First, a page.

From its virtuoso opening shot of a rugby scrum--from the bottom, looking up--to its final emotionally draining moments, THIS SPORTING LIFE is a captivating, visceral film experience. Not only is Lindsay Anderson's (IF..., O LUCKY MAN!) first feature film one of the most poignant

sports-centered movies ever made, it is also a landmark in the history of British cinema, an "Angry Young Man" classic. Adapted by David Storey (who played professional rugby at one time) from his own novel, the film follows the fortunes of Frank Machin (Richard Harris), a loutish former Yorkshire

coal miner who bashes his way to local celebrity as a professional rugby player. Although pursued by a number of women, Frank starves for the love of his landlady, Mrs. Hammond (Rachel Roberts), a bitter, passionless widow, who eventually has a physical relationship with Frank but refuses to give

herself to him emotionally. Meanwhile, Frank remains the darling of the rugby club's management and supporters, and as long as he performs on the field, his sullen rebelliousness is tolerated. In time, Mrs. Hammond grows tired of Frank's callousness, they fight terribly, and he moves out.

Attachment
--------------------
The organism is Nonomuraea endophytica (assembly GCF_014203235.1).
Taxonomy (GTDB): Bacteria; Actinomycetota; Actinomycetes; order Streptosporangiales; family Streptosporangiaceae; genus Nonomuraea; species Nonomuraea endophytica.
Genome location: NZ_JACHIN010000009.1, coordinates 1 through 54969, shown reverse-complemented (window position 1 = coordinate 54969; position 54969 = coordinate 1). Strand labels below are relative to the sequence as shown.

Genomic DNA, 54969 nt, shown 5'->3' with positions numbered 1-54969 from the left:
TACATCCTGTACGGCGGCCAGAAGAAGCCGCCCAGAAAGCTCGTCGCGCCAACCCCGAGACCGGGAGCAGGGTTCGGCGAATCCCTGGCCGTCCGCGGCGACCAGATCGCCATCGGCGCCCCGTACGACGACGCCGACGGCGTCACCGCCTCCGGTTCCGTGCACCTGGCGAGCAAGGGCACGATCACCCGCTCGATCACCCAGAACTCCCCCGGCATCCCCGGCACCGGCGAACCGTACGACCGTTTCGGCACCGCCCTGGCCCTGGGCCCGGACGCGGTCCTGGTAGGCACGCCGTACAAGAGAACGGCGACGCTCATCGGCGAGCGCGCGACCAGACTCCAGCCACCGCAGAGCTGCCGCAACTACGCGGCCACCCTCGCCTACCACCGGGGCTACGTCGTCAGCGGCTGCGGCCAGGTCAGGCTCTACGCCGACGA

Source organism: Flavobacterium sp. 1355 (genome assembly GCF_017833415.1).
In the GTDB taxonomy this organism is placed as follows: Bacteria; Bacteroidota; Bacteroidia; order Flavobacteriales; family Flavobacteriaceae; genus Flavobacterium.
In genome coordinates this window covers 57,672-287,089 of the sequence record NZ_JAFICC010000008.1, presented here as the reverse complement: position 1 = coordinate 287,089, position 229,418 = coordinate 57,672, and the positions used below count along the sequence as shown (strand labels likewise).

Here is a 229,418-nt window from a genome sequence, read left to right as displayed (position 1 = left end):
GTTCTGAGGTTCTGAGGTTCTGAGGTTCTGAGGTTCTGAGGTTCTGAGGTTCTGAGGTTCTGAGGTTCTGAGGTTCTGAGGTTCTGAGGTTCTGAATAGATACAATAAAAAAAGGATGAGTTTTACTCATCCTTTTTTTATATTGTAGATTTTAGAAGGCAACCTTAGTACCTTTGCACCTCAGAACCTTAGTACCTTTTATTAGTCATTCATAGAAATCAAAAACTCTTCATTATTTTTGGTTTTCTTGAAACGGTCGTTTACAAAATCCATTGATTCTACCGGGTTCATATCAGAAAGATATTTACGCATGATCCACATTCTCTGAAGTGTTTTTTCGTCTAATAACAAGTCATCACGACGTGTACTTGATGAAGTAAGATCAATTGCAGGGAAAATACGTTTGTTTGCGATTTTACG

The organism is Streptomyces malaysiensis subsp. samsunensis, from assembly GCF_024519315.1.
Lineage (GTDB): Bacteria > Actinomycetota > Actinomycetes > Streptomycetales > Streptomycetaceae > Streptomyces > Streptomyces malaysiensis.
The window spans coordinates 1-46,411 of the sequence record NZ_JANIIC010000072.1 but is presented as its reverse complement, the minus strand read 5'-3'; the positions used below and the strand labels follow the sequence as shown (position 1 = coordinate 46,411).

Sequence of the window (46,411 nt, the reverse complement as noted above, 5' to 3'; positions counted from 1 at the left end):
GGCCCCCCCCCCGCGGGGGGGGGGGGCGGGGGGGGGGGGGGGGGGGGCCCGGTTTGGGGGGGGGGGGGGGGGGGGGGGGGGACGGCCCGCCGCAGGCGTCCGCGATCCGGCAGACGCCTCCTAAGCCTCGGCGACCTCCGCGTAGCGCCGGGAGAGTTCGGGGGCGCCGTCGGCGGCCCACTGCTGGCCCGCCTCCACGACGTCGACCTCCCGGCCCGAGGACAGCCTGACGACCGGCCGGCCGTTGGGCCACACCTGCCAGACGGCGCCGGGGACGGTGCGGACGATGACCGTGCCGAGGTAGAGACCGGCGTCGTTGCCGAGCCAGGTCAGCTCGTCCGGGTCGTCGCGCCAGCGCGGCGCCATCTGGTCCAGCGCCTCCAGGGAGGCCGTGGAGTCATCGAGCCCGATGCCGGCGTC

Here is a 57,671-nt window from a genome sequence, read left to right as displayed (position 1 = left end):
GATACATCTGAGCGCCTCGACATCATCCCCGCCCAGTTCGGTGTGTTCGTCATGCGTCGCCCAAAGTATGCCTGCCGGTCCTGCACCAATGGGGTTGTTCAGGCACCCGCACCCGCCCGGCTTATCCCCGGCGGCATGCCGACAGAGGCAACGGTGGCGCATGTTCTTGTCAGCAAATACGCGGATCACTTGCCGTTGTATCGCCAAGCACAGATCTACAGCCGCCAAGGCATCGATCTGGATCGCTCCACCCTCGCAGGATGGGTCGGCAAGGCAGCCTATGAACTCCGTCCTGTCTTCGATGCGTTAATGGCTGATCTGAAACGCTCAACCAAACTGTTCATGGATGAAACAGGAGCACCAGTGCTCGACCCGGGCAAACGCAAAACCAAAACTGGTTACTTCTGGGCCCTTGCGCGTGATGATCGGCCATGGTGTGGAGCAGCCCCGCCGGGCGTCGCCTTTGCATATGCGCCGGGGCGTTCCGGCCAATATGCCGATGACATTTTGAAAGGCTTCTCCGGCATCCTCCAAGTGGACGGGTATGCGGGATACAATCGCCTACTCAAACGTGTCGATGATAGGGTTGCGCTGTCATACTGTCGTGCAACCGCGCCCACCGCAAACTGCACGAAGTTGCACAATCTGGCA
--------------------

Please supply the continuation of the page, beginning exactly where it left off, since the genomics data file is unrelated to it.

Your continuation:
Realizing how much he needs her love, Frank tries to patch things up, but tragedy awaits his attempt at reconciliation. Finally, Frank is left only with the violent world of rugby, in which he is only as good as his last game. THIS SPORTING LIFE is both a biting indictment of class-based

exploitation (the club owners treat the players as mindless beasts) and a tragic story of love that founders on suppressed feelings and unconscious macho insensitivity. Harris gives an extraordinary, gut-wrenching performance reminiscent of young Marlon Brando, and Roberts brings considerable

complexity to her exceptional portrayal of a woman whose emotional life is as dormant as Frank's is frustrated. The game action is hard-hitting and well captured, and cinematographer Denys Coop's gritty, detailed black and white is in the best tradition of British kitchen-sink realism.